Just Write…

Being a part of a fiction writing group on Facebook has led me on a journey filled with discovery and understanding. The group, Fiction Writing, consists of thousands of members, many of whom are published both traditionally and on their own.

Over the last few weeks of being a member, I have read a great number of posts where people are doubting their ability to set a scene, create natural sounding dialog, or even tell a story in general. I have commented on some posts, those that I know the correct answer or may help them gain inspiration in their endeavors, but in reality being a writer is much simpler than the write, edit, revise, rewrite, repeat, process.

Writing is digging deep inside ourselves to uncover truths we ourselves may not even realize until it is typed or written on the page. We struggle at times to figure out the story in front of us because in truth we struggle sometimes to figure out our own story. Life is a giant web of decisions, one after the next, that leads, I hope anyway, to a better understanding of ourselves and the world we live in.

My advice to all those who aspire to write, are writing, or have written works, published or not, that find themselves in that hard spot between “I’m so excited” and “Where the he’ll is this going” is this, Just Write.

It can be hard sometimes, but we are writers. It’s not like we aren’t going to sit down with our favorite writing medium and write anyway. It’s more than a want, it’s a need, and at the end of the day, all it takes is just one thought to stoke the fires of creativity in us again.

Just write…

~ Jon~

The Dreaded Process of Self-Editing

Over the past three weeks I have been attempting, seemingly in vain, to edit a novel I wrote three years ago and promptly refused to look at again. This is that story thus far…

In the middle of 2017 I started the process of writing a sequel to it, and subsequently had to fact check some information in the first novel. I cringed at what I had written. Only one person I know read the work after I had “completed” it, and upon reading a single page of the work I contacted that person and apologized for what they had read.

This is not an overstatement of how bad the work was, it is terrible. I feel better knowing that I can tell myself honestly that my pride and joy first novel was a total piece of garbage. Yet, probably because it’s my baby, I still have faith in the overall story contained in the jumbled, incomplete, and sometimes completely incoherent storyline contained in its pages.

Everyday I sit at my desk and stare at a page from it. It’s grueling to even proofread, and ultimately I am slowly rewriting the entire thing. Truth be told, that’s what it comes to sometimes. Even if I dread deleting all that work paragraph by paragraph, most days accomplishing nothing on it.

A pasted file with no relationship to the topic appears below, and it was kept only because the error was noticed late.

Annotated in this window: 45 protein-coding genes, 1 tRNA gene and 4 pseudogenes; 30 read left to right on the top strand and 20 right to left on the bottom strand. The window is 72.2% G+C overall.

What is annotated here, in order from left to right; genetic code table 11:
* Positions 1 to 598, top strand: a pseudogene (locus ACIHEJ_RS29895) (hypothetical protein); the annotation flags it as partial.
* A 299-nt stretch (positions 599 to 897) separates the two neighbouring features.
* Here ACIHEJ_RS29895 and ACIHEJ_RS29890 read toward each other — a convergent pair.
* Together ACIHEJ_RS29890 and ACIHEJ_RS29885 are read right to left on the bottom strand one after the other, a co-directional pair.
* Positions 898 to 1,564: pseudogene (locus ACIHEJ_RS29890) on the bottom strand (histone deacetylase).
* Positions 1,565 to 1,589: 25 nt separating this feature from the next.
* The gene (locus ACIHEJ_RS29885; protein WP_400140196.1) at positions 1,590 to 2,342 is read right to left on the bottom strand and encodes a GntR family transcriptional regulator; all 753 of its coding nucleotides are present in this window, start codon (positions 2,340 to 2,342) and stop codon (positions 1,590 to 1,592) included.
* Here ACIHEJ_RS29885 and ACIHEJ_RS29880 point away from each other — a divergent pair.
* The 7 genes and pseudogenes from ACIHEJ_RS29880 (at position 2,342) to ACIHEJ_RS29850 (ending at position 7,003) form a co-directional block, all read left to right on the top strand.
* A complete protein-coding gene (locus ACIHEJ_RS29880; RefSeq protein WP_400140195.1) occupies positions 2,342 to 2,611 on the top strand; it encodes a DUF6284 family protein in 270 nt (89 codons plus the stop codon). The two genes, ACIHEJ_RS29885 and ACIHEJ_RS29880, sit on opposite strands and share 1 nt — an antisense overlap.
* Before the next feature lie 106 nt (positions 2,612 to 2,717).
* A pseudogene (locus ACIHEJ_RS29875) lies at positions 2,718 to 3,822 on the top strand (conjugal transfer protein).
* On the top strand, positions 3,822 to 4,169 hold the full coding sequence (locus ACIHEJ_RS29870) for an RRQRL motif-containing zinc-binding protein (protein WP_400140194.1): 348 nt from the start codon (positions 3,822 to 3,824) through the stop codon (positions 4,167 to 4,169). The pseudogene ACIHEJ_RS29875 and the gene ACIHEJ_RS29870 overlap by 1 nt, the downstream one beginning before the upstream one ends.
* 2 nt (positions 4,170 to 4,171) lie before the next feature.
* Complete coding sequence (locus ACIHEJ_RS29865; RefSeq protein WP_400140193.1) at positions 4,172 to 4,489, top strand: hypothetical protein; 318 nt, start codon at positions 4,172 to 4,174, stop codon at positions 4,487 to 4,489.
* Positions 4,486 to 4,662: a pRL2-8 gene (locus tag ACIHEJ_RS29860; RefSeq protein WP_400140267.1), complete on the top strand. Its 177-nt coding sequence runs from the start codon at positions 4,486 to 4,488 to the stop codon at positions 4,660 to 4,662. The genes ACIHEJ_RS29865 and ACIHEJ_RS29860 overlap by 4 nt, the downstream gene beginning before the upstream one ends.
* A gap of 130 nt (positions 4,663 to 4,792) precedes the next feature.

In three weeks I have only managed to make it through about fifty pages, and the only thing that makes me keep going back to it is the hope that when I reach the end it’ll be a decent story. I’m being honest with myself on my writing in all aspects. There are good qualities and bad qualities about every author (which is why editors exist) and I know that if I can make it through this I can edit anything else I’ll ever write.

So the things I’ve learned already in the last three weeks that I’m going to share with you tonight are as follows:

Always be honest with yourself!

Commit to the project, even if you falter at times, it’ll be better than the first run through it. (It has to be, right? :-P)

Sometimes it’s quicker and easier to rewrite than it is to edit.

Thanks for reading my rant! I hope your creativity is flowing and your self doubt is minimal! (considering that we can’t be artists without it…)

~ Jon~

Write One Page Per Day – 20/365 – January 20, 2018

The fog flowed across the lake with the wind. The sound of wind chimes could be heard from every bank as the dingy rowed slowly to the center of the body of water. Sam had a plan but he needed to make sure that everything was perfect. If it wasn’t, everything would fall apart and the soul of Eliza, his wife, would be gone forever.

He reached the center of the lake just as the church tower on the western back began ringing loudly that midnight had arrived. Sam reached into his backpack for the hide pouch of magical herbs and quickly the it overboard. All he could do now was wait for the boat man to arrive.

Nearly ten agonizingly long minutes passed before he finally saw the silent form of the boat gliding across the water. Sam swallowed hard but it became stuck in his throat as the visage of the skeleton on the keel became apparent in the dim light shed by his lantern.

“Why have you called me here mortal?” The boat man asked. Sam felt bile rise up in his throat when he saw that there was no flesh on his face.